When long-range head boats make the trip, fishing on the edge of the Continental Shelf has been phenomenal. Fishermen on these trips have hit the dock with splendid catches of large tilefish, sea bass, wreckfish, barrelfish, grouper and black bellied rosefish. Anglers heading to the Southern Tower are still assured of a monumental tussle with amberjack with attitude. Bring live bait and be prepared to be worn out by these powerful sport fish.
Noteworthy: Among recent weight citations: 29 lb. 11 oz. dolphin, 68 lb. 12 oz. cobia, 9 lb. flounder and 10 lb. sheepshead. Red drum up to 48 inches along with numerous white marlin releases have also been recorded.
Captain’s Tip: Cleaning fish in an indoor location? Place the fish inside a large paper shopping bag. Then scale the fish completely inside the bag. Most scale waste will be contained within the bag for easy disposal.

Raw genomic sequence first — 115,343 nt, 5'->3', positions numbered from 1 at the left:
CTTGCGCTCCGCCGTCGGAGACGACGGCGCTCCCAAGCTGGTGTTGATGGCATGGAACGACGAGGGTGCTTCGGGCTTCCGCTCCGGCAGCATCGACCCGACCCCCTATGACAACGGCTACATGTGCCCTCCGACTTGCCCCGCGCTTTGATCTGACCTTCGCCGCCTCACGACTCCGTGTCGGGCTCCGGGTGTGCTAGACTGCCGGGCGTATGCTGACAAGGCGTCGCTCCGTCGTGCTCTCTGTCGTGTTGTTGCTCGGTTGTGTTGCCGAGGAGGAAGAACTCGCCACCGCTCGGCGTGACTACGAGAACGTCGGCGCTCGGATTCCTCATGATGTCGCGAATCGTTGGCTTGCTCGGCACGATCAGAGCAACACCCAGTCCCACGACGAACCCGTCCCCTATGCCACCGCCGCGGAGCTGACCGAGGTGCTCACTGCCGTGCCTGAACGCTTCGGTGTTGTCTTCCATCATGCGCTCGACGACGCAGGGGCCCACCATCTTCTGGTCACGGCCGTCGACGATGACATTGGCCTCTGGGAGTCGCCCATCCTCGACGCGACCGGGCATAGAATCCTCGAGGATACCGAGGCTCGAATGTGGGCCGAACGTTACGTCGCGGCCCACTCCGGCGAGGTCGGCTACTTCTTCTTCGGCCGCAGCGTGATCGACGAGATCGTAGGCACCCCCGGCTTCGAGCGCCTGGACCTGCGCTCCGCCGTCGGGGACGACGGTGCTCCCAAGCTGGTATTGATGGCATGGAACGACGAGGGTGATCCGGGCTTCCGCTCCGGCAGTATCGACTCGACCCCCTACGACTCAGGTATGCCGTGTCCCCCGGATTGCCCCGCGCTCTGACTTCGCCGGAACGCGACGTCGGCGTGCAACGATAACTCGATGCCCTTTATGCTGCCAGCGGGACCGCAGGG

Captain’s Red Drum/Cobia Tip: Pick a calm day for sight-casting and fish from 10 to 2 at mid-day using the sun at your back for sight advantage. Should cobia spurn your offerings, try dropping live baits under bay buoys in tandem with an egg sinker. This will get the bait down to the strike zone.
Yellowfin tuna & dolphin from Virginia waters
Offshore – white marlin
Chesapeake Bay – cobia, flounder
Oceanfront Trolling – Spanish mackerel, bluefish
Deep Drop – blueline tilefish
Inlets – croaker, flounder
Virginia Beach Anglers Club Summer Fishing Tournament
Open to all with awards for croaker, roundhead, bluefish and spot.
For information: 267.994.7423
See you on the water. Tight lines and hard strikes to all!
August 1st, 2014 by Mike Halperin
We are pleased to start August off on Shorelines with a fantastic post by our in-house angling expert and author, Capt. Mike Halperin. Enjoy!